"Of these troops, the 7th regiment, National Guard -- or 7th Militia, as it was called -- was particularly conspicuous by the surprising celerity with which it went to the front in time of need; by its superior drill and equipment; and by the high standard of personal character which marked its rank and file.
When the war broke out it was among the very first to take the field, leaving New York with 991 officers and men, and by its timely arrival at Washington contributed largely to the relief of the threatened capital. This, its first enlistment, was for 30 days.
It volunteered again in May,1862, for three months; and again in June, 1863, for one month. But the 7th rendered a far greater and more valuable service to the country by the large number of efficient and well-drilled soldiers, which went from its ranks to accept commissions in the new volunteer regiments.
The volunteers were lacking in drill and military experience; the proficiency of the 7th was well known and membership in its ranks was a guarantee of character. Hence the volunteer service made such demands on it for officers that 603 men of this regiment were commissioned in other commands during the war. It was the West Point of the New York volunteer service.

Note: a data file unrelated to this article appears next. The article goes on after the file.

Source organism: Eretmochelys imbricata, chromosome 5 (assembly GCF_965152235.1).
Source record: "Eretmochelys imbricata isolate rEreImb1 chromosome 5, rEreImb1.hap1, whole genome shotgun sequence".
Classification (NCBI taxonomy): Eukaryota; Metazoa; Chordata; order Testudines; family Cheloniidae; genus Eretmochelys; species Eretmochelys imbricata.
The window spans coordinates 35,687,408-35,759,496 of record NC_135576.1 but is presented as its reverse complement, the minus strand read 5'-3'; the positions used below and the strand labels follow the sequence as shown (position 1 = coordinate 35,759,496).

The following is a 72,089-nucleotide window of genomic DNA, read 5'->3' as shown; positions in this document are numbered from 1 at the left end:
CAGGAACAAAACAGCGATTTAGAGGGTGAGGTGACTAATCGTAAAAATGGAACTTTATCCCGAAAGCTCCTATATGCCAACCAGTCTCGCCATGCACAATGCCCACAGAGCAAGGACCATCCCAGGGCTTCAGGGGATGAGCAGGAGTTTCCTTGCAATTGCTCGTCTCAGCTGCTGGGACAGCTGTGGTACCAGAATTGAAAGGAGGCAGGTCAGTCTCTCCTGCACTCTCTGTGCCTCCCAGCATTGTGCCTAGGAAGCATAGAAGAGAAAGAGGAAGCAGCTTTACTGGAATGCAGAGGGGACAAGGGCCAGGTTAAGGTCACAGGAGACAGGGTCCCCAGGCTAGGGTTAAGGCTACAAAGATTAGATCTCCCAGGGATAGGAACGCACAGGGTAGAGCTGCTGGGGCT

The 7th has no casualty list of its own, but of the officers which graduated from its ranks, 41 were killed in battle and 17 died of disease while in the service."
News of the riot in Baltimore, in which some of the soldiers of the 6th Mass. were killed, was received before the regiment left New York, and the members were each provided with 48 rounds of ball-cartridge. On reaching Philadelphia orders were received to deviate from the route through Baltimore, as it was highly important that the regiment should reach Washington as soon as possible.